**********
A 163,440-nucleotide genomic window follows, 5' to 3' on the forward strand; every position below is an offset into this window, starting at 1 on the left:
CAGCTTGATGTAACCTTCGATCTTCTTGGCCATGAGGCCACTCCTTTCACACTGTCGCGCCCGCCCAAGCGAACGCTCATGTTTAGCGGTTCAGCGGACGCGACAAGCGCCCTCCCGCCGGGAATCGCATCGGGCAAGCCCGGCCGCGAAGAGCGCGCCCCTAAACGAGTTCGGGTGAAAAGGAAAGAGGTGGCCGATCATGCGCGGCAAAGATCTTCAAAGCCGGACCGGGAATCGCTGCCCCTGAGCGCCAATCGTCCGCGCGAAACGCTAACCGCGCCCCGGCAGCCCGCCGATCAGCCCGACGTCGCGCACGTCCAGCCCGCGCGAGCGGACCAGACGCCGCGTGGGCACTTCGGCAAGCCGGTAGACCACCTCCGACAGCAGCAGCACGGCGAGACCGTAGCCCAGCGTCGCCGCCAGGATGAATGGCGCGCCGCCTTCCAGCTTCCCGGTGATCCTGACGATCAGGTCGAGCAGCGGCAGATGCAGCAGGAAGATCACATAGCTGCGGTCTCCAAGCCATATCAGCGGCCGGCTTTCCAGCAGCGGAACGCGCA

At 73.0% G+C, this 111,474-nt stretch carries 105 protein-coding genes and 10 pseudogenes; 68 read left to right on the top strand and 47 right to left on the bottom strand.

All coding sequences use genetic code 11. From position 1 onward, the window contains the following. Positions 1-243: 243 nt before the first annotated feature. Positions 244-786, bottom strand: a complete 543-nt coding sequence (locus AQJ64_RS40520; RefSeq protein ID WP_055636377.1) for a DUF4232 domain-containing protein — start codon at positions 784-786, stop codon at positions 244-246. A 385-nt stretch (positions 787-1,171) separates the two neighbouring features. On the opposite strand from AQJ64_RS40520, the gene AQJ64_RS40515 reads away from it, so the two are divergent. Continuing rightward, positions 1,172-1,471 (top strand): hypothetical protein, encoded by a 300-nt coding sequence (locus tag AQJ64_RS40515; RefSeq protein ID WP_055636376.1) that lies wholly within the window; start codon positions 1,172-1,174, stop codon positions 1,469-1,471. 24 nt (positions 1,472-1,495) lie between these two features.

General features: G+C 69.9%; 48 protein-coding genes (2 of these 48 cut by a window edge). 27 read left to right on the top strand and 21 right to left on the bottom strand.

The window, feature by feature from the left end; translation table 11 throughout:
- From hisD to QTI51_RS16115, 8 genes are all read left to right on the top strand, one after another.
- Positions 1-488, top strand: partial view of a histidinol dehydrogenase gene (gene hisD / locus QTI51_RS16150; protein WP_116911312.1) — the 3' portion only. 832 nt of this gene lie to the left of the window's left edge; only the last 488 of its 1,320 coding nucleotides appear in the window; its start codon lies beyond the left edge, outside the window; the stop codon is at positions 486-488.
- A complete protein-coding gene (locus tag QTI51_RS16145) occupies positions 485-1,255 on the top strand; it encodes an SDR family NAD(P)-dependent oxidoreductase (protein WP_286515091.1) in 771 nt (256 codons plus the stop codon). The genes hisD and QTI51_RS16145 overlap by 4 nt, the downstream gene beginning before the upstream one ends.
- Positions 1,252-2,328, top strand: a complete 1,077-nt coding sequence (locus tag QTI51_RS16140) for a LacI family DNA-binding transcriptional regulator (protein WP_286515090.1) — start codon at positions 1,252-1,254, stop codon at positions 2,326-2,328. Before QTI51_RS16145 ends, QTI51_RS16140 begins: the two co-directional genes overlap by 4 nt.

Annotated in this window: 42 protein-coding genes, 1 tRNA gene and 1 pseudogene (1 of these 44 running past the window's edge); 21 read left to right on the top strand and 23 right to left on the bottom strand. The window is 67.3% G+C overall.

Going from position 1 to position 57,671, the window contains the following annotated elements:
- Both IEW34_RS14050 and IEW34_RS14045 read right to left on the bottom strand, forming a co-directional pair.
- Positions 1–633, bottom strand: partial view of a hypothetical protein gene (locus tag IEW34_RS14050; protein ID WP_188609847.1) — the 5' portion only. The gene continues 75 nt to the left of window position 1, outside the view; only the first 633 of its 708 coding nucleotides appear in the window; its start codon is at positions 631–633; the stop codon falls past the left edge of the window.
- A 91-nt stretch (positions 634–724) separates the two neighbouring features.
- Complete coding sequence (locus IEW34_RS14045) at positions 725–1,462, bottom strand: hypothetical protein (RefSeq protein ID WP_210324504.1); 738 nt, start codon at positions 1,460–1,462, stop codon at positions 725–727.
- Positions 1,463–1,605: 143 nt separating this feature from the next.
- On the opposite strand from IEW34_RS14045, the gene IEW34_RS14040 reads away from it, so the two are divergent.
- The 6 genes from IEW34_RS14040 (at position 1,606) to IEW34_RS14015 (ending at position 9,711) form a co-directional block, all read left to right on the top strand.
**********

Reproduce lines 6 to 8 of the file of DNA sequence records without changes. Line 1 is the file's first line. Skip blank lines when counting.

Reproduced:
The window, feature by feature from the left end; translation table 11 throughout:
- From hisD to QTI51_RS16115, 8 genes are all read left to right on the top strand, one after another.
- Positions 1-488, top strand: partial view of a histidinol dehydrogenase gene (gene hisD / locus QTI51_RS16150; protein WP_116911312.1) — the 3' portion only. 832 nt of this gene lie to the left of the window's left edge; only the last 488 of its 1,320 coding nucleotides appear in the window; its start codon lies beyond the left edge, outside the window; the stop codon is at positions 486-488.